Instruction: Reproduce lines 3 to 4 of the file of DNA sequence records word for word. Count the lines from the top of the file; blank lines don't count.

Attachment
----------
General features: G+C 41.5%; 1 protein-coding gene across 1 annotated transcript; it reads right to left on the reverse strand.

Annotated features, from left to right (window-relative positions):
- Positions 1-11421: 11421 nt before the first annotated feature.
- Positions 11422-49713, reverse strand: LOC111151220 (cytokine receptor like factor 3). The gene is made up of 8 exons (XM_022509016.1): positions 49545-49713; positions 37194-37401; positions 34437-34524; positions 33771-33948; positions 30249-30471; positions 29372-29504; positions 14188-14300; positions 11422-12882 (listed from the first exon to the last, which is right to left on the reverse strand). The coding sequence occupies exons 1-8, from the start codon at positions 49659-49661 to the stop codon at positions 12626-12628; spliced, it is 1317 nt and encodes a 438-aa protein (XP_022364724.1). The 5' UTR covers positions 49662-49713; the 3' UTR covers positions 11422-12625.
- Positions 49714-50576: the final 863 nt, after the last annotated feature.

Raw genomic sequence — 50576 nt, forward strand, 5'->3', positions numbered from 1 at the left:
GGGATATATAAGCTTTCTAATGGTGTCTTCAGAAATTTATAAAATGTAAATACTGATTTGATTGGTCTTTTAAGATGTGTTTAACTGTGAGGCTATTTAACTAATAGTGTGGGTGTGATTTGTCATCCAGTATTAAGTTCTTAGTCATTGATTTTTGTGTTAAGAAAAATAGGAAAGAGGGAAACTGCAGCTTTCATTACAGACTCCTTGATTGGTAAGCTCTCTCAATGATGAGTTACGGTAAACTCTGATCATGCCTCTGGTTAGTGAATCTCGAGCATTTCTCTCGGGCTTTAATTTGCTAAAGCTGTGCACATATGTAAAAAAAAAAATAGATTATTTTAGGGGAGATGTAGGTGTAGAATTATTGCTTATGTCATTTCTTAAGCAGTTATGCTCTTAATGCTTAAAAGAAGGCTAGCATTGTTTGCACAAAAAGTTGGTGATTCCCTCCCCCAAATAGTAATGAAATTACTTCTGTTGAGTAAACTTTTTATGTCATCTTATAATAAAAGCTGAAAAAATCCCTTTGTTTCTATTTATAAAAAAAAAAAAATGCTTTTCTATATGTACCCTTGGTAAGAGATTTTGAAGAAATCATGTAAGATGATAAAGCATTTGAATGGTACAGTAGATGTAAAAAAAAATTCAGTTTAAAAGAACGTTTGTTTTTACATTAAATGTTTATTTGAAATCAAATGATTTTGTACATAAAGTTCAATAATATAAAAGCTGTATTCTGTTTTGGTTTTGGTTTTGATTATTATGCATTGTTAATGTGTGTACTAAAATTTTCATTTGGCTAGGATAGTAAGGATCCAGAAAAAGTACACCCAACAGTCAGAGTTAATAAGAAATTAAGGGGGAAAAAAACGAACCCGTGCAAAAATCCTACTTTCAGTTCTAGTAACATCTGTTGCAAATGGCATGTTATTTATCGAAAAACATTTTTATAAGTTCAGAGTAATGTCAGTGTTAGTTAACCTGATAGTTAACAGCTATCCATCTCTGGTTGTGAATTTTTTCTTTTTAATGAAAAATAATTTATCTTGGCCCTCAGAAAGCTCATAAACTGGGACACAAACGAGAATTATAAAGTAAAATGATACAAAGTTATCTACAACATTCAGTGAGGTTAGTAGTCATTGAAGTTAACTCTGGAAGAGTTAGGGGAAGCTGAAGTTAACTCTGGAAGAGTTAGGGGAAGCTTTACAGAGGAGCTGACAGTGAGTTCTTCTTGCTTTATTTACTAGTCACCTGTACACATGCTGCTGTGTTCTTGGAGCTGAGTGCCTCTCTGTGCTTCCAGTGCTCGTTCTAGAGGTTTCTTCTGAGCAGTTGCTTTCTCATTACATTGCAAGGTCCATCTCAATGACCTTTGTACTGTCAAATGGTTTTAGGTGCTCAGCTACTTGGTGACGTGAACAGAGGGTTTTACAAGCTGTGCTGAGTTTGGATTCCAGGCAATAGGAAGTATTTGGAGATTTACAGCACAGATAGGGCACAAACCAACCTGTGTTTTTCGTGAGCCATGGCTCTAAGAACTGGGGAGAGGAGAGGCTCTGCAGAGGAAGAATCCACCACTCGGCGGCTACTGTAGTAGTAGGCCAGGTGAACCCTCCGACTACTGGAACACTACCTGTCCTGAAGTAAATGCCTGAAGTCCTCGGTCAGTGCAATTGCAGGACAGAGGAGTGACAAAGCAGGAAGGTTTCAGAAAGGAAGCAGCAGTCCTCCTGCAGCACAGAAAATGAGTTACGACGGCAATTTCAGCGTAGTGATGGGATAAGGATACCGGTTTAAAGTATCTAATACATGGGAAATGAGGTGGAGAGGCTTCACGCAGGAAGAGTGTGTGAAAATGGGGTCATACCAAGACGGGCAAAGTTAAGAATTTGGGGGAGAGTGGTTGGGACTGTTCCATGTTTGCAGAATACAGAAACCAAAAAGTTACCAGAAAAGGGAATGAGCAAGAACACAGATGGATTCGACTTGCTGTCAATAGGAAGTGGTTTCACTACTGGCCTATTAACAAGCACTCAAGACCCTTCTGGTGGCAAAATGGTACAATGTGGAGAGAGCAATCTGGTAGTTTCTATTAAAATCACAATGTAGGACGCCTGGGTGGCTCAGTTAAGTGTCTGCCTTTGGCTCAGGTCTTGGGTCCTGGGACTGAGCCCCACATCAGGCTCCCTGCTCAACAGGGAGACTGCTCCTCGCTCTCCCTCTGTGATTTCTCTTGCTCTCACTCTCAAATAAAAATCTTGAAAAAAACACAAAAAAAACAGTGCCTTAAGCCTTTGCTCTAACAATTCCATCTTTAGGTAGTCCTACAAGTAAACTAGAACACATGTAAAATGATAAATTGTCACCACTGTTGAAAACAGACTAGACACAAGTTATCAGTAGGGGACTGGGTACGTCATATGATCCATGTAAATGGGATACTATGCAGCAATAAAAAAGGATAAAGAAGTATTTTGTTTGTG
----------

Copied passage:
- Positions 1-11421: 11421 nt before the first annotated feature.
- Positions 11422-49713, reverse strand: LOC111151220 (cytokine receptor like factor 3). The gene is made up of 8 exons (XM_022509016.1): positions 49545-49713; positions 37194-37401; positions 34437-34524; positions 33771-33948; positions 30249-30471; positions 29372-29504; positions 14188-14300; positions 11422-12882 (listed from the first exon to the last, which is right to left on the reverse strand). The coding sequence occupies exons 1-8, from the start codon at positions 49659-49661 to the stop codon at positions 12626-12628; spliced, it is 1317 nt and encodes a 438-aa protein (XP_022364724.1). The 5' UTR covers positions 49662-49713; the 3' UTR covers positions 11422-12625.